Kony resolution catches on in Senate

Much like the viral video that reintroduced the world to the atrocities committed by Ugandan warlord Joseph Kony, a Senate resolution condemning his actions is rapidly gaining support on Capitol Hill.

Introduced by Sens. Chris CoonsChristopher (Chris) Andrew CoonsA Department of Energy foundation: An idea whose time has come We must reconcile privacy and safety in the digital era Protecting intellectual property in America is harder than ever MORE (D-Del.) and Jim InhofeJames (Jim) Mountain InhofeEPA's Pruitt: Bring back 'true environmentalism' Tax cut complete, hawks push for military increase Trump meets with oil-state GOP senators on ethanol mandate MORE (R-Okla.), the resolution calls upon the Obama administration to increase assistance to the Ugandan militarys efforts to take out Kony and his Lords Resistance Army. 

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Lawmakers have been falling all over themselves to sign on as co-sponsors to the Coons-Inhofe resolution. By Thursday, 37 senators had signed on.

The list of co-sponsors includes Sens. Joe Lieberman (I-Conn.), Carl LevinCarl LevinCongress: The sleeping watchdog Congress must not give companies tax reasons to move jobs overseas A lesson on abuse of power by Obama and his Senate allies MORE (D-Mich.), John McCainJohn Sidney McCainMcCain rips Trump for attacks on press NSA spying program overcomes key Senate hurdle Meghan McCain says her father regrets opposition to MLK Day MORE (R-Ariz.), Jack ReedJohn (Jack) Raymond ReedLawmakers, political figures share their New Year's resolutions for 2018 Congress must provide flexible funding for owners of repeatedly flooded properties Senate panel moves forward with bill to roll back Dodd-Frank MORE (D-R.I.), Dianne FeinsteinDianne Emiel FeinsteinDHS chief takes heat over Trump furor NSA spying program overcomes key Senate hurdle Democrats will need to explain if they shut government down over illegal immigration MORE (D-Calif.) and Lindsey GrahamLindsey Olin GrahamDHS chief takes heat over Trump furor Overnight Defense: GOP chair blames Dems for defense budget holdup | FDA, Pentagon to speed approval of battlefield drugs | Mattis calls North Korea situation 'sobering' Bipartisan group to introduce DACA bill in House MORE (R-S.C.).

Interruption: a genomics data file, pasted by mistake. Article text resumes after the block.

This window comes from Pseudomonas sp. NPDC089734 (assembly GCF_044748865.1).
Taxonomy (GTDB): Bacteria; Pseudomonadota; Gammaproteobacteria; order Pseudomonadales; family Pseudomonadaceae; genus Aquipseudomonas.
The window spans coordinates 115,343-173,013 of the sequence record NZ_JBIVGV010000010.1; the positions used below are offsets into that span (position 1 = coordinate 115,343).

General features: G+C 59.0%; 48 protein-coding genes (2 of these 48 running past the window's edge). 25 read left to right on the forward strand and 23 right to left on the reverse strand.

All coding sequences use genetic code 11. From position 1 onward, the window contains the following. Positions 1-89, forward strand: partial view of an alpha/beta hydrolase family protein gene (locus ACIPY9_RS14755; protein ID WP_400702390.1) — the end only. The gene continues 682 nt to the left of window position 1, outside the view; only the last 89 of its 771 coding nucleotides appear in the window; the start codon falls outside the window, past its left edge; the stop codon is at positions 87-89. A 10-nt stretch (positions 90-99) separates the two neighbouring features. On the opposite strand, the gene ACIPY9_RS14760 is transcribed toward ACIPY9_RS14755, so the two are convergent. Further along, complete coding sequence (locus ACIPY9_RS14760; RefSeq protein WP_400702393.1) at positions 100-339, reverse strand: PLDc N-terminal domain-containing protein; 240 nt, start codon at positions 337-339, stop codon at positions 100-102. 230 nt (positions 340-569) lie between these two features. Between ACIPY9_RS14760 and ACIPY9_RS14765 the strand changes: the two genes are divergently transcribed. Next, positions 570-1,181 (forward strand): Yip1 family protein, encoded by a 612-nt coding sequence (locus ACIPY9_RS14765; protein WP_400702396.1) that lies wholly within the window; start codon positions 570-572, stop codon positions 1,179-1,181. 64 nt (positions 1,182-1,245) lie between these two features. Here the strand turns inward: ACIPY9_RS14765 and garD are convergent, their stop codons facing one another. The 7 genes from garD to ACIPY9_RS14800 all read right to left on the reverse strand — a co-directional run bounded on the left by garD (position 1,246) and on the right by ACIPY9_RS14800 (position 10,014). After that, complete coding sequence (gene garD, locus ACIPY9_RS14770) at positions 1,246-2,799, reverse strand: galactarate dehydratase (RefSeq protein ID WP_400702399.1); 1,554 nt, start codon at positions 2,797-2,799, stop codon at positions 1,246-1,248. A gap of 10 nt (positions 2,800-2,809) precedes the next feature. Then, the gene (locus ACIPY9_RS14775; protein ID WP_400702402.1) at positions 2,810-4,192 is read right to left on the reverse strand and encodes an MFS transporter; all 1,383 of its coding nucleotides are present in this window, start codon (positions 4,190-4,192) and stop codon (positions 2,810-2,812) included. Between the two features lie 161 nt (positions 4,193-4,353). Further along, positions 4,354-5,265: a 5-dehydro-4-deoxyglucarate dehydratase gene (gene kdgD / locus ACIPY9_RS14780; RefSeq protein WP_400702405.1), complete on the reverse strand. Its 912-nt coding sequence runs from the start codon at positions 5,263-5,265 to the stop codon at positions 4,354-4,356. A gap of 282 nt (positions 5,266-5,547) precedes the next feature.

The recent wave of attention on Kony and the LRA began weeks ago when the California-based nonprofit Invisible Children released the 30-minute Web video titled Kony 2012. 

The video highlighted the LRA’s practice of kidnapping children and forcing them to take up arms against Ugandan troops. The video metastasized into an Internet sensation, garnering millions of views and prompting a worldwide outcry against the LRA and its infamous leader. 

That outcry has now hit the halls of Capitol Hill. 

“Joseph Kony represents the worst of mankind, and he and his commanders must be held accountable for their war crimes, Coons wrote in the resolution.

“In order to combat terror and prevent further devastation caused by the hands of Joseph Kony, it is imperative that he is found and the LRA is finally disarmed. Only then, will we be able to bring stability to Africa. 

While the Kony 2012 video and subsequent public response has brought the LRA into the spotlight, the group has been active in Uganda, South Sudan and the Republic of Congo since the 1980s. 

Last October, the Obama administration approved sending 100 U.S. special operations troops into Uganda to help Ugandan forces go after Kony and the LRA. 

American special forces were not sent to engage LRA forces directly, but to provide logistics and intelligence support to the Ugandans, the Pentagon said at the time.